Orange Mint and Honey by Carleen Brice

Orange Mint HoneyOrange Mint and Honey
by Carleen Brice
OneWorld/Ballantine, 2008
ISBN: 978-0345499066
336 p.p.

Orange Mint and Honey by Carleen Brice tells the story of a mother and daughter whose differences push them to realize that they are not as different as they think. Shay Dixon, a stressed out graduate student, decides to come home after her spiritual adviser, blues singer Nina Simone, advises her to do so in a vision. Shay, who hardly ever speaks to her mother Nona, decides to take a break and come home after being away for a very long time.

Shay has no good memories of Nona growing up. Her mother was either drunk, hung-over, or out with her latest good-for-nothing guy, leaving Shay to fend for herself. Nona was not the exceptional mother Shay wanted or needed, so once she was able to take care of herself, Shay disowned her mother because she never felt any love from her anyway.

Once Shay goes back home, she discovers a Nona she does not recognize. Now sober and with a positive outlook on life, a love of gardening, and a toddler named Sunny, Nona is the ideal mother Shay wished she had growing up. Shay cannot wrap her head around this person her mother has become since she is not who she grew up with. She finds herself being angry at Nona for being able to change for Sunny but not for her. She blames Nona for all her problems and for stealing her chance at having a normal life.

Nona is a changed woman. She puts in a huge amount of work to sort herself out and become a better person. She knows where she went wrong with Shay and does her best to prove to everyone that she is a great mother. Shay notices all the little things Nona does for Sunny but still cannot acknowledge that Nona has changed. She expects Nona to just disappoint her again like she always has. Nona apologizes over and over again but it is not good enough. Shay refuses to see her mother as this changed woman and just waits for her to screw up, which makes it very hard for Nona to get close to her as she refuses to meet her mother half way.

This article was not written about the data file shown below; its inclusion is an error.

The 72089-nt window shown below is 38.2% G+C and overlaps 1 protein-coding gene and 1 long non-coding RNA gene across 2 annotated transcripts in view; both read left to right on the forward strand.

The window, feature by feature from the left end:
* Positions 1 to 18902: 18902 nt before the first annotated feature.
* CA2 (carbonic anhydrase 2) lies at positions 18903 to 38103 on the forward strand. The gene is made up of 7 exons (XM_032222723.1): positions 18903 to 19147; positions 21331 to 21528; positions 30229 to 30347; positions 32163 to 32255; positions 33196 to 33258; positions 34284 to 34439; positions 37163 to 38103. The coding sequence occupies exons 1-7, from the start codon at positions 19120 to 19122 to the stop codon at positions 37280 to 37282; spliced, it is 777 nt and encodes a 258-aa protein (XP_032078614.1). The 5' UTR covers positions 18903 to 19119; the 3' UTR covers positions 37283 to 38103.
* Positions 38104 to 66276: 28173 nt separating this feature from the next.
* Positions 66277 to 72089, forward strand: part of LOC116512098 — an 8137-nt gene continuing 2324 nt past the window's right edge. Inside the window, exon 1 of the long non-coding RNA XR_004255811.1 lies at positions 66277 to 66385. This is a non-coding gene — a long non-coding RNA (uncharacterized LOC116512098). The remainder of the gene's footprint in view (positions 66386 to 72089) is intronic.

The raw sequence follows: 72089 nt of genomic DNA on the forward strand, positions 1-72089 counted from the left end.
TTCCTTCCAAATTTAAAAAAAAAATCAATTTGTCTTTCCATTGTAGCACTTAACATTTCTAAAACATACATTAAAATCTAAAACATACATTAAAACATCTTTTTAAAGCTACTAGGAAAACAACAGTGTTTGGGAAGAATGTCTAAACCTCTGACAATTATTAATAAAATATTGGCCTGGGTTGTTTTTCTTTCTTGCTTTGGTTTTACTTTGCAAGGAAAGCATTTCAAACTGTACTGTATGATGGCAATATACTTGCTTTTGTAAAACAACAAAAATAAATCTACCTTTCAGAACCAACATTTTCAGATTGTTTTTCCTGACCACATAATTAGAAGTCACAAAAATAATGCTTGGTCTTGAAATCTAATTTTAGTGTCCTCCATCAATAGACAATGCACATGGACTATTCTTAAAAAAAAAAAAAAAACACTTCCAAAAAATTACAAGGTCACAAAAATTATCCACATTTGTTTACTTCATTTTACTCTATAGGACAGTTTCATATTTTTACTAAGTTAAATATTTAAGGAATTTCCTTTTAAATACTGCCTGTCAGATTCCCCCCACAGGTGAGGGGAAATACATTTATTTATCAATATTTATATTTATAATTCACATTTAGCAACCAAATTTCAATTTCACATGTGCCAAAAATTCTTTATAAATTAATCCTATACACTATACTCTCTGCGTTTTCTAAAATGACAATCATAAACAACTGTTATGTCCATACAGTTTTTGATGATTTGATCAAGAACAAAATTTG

The characters are very realistic to people who are hurt and hold grudges to keep from being hurt again. Shay and Nona have a very dysfunctional mother-daughter relationship, which can be relatable to the various relationships we encounter in life. This relationship takes a toll on the protagonist who not only has to deal with her repressed feelings towards Nona, but her own affection problems towards other people.

Shay finds herself facing various opportunities to grow. She gets a job at a record store which leads to her first real romantic relationship, but when an unexpected crisis hits, Shay truly realizes who she has to comfort her.

The novel is very descriptive and the relationship between Nona and Shay is very realistic. It becomes hard to side with one character because you can see the hurt on both ends. It is well written and Brice does an amazing job of truly capturing the mother-daughter relationship as well as personal growth, getting past hurt, letting go, accepting you can’t change the past, and learning to see things differently.

***

Carleen BriceCarleen Brice is the author of Lead Me Home: An African American’s Guide Through the Grief Journey, Orange Mint and Honey, Walk Tall: Affirmations for People of Color, and she edited the anthology Age Ain’t Nothing but a Number: Black Women Explore Midlife. Her book Orange Mint and Honey was used to create the Lifetime Movie Sins of a Mother, which won the 2011 NAACP Image Award for Outstanding TV Movie. Brice lives in Colorado with her husband.

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